Computer lip-reading could improve hearing aids

Computer lip-reading could improve hearing aids

As well as collecting information from a range of sensors to improve speech intelligibility, sensors embedded within the hearing aid could estimate listening effort, and its impact on the person, and use this to tell whether the speech enhancement process is actually helping or not, according to Wolverhampton.

Named ‘Cognitively-inspired 5G-IoT enabled multi‐modal hearing aids’ (COG-MHEAR), the four-year project had been given £3.2m by the EPSRC (Engineering and physical sciences research council) under the ‘Transformative healthcare technologies for 2050’ scheme.

Cloud processing will be used initially to reduce power consumption, with low (<10ms) latency interfaces created for the cloud infrastructure link to avoid delays between acoustic data and processed image data.

Flexible e-skin electronics and custom antennas are planned to keep worn devices small.

To address power, size and latency issues, the long-term intention is to do all processing locally, running algorithms on dedicated hardware that includes accelerators.

“Our vision 2050 is to go beyond 5G-IoT and internet, for internet-independent brain-like on-chip processing to address hearing aid size, power budget, communication and cybersecurity issues,” said project deputy director Ahsan Adeel of the University of Wolverhampton (pictured).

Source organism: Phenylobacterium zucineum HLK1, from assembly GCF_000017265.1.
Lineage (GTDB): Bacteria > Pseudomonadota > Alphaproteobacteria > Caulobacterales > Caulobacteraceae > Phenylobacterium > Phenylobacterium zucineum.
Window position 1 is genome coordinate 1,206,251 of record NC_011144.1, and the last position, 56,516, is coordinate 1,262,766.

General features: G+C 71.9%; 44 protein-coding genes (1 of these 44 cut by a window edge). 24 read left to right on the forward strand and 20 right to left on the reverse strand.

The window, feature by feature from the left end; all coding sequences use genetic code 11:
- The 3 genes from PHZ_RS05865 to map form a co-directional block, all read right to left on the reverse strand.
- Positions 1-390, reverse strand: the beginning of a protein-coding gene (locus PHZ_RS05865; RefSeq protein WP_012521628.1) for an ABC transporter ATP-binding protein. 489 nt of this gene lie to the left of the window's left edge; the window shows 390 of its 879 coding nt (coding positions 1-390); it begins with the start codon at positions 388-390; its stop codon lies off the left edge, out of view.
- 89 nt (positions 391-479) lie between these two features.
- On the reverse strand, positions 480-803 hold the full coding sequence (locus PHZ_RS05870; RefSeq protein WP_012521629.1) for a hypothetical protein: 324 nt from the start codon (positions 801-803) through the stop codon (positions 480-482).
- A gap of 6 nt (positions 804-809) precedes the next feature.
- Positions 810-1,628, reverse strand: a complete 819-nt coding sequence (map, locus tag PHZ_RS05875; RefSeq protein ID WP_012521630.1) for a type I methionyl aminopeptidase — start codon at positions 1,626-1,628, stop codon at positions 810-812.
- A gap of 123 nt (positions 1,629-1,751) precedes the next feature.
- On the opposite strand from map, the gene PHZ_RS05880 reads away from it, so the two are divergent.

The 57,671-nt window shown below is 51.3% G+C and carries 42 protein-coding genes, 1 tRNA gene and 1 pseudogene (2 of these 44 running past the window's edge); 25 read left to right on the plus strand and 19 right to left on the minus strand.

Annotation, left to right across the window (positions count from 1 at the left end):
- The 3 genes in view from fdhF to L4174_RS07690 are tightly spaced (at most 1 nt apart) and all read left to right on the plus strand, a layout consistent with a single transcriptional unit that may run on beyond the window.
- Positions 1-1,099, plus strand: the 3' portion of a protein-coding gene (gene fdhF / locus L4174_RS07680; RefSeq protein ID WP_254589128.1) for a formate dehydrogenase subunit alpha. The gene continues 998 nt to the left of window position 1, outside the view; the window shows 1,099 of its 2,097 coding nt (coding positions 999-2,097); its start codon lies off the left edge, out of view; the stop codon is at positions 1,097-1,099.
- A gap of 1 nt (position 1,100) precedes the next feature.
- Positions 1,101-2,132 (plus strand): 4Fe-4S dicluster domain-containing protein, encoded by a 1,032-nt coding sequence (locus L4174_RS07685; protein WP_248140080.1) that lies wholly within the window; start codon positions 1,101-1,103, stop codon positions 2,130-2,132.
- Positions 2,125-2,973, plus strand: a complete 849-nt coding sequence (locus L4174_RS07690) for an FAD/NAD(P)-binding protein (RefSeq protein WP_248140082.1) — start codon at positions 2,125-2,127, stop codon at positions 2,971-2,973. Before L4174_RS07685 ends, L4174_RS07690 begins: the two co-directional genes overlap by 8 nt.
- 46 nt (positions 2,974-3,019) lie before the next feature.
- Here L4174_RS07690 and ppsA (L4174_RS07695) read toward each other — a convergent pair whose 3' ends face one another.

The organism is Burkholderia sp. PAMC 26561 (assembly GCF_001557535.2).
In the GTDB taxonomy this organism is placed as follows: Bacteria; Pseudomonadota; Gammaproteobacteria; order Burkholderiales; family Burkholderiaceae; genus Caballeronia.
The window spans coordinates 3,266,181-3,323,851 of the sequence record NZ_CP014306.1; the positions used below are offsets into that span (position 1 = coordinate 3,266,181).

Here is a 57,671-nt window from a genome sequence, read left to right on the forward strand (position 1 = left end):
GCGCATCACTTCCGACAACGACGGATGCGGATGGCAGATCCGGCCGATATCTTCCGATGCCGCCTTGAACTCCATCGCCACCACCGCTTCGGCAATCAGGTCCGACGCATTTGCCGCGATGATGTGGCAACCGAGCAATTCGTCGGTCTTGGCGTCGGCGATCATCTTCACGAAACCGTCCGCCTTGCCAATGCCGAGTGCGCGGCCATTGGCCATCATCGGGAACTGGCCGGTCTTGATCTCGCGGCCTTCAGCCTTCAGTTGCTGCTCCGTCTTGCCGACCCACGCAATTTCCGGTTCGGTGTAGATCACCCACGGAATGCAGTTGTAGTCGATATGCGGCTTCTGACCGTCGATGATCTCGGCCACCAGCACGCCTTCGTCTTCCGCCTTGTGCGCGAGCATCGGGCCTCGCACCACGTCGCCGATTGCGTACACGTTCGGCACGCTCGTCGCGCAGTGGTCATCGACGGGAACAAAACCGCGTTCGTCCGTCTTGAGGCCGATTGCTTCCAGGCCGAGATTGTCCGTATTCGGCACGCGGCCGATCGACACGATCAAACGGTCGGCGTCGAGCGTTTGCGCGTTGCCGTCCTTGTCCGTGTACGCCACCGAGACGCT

Gathering visual information – videos of lip movement, for example – could introduce privacy issues. “We can overcome some of these questions by encrypting the data as soon as it is collected, and we will pioneer approaches for processing and understanding the video data while it stays encrypted”, according to the EPSRC grant submission. “We aim to never access the raw video data, but still to use it as a useful source of information. To complement this, we will also investigate methods for remote lip reading without using a video feed, instead exploring the use of radio signals for remote monitoring.”

Along with Edinburgh Napier University and University of Wolverhampton, project partners include: University of Edinburgh, University of Glasgow, Heriot-Watt University, University of Manchester, University of Nottingham, Sonova, Nokia Bell-Labs. Alpha Data. Digital Health & Care Institute, The Data Lab and Deaf Scotland and Action on Hearing Loss.